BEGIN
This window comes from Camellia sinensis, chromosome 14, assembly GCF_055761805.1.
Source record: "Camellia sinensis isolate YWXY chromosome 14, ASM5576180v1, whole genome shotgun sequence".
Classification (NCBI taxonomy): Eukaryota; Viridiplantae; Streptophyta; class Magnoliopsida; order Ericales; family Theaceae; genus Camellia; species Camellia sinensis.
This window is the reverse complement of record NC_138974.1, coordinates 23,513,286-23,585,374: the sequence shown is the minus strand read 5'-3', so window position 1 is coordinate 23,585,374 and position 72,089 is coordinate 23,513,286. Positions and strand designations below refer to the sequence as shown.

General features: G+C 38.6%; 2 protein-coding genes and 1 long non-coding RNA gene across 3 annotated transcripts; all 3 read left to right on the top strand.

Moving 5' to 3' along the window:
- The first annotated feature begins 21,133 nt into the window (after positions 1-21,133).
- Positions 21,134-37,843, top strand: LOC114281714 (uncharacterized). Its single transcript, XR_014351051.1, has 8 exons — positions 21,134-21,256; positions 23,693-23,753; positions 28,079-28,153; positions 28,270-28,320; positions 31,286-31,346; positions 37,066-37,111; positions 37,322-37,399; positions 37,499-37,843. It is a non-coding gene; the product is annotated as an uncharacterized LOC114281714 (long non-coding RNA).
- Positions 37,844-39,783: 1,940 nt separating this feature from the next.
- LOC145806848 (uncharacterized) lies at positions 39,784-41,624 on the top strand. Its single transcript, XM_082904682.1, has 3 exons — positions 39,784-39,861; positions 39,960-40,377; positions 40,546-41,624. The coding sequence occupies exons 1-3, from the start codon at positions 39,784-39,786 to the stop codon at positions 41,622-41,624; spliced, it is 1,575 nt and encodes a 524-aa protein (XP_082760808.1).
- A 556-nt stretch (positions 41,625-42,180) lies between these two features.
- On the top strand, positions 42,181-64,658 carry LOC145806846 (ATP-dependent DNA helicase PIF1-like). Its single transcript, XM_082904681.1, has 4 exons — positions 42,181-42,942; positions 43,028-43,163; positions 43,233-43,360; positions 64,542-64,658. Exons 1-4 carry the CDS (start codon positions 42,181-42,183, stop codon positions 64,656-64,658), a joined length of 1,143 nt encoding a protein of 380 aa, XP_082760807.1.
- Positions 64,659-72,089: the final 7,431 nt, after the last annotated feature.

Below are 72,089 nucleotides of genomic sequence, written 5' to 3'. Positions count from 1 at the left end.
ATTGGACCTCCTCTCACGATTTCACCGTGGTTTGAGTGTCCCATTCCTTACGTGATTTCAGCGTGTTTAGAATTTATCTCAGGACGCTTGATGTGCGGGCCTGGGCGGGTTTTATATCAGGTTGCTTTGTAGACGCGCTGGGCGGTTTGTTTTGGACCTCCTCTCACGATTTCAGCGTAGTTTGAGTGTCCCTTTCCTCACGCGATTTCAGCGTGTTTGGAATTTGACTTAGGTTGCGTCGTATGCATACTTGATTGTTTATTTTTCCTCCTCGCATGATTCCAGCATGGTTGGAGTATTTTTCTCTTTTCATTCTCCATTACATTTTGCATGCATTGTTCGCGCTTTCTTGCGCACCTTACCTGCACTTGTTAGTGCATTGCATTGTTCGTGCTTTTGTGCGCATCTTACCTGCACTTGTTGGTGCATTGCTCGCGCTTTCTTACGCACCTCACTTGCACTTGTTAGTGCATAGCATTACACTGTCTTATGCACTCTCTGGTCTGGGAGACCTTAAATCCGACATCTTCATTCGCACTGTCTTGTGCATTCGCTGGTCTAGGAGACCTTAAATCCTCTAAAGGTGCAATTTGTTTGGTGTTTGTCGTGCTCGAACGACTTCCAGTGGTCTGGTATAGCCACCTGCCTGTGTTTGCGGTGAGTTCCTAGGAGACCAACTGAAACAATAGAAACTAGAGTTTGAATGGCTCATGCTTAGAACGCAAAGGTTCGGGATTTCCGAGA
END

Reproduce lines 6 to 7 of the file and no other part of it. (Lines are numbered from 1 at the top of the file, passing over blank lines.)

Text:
Moving 5' to 3' along the window:
- The first annotated feature begins 21,133 nt into the window (after positions 1-21,133).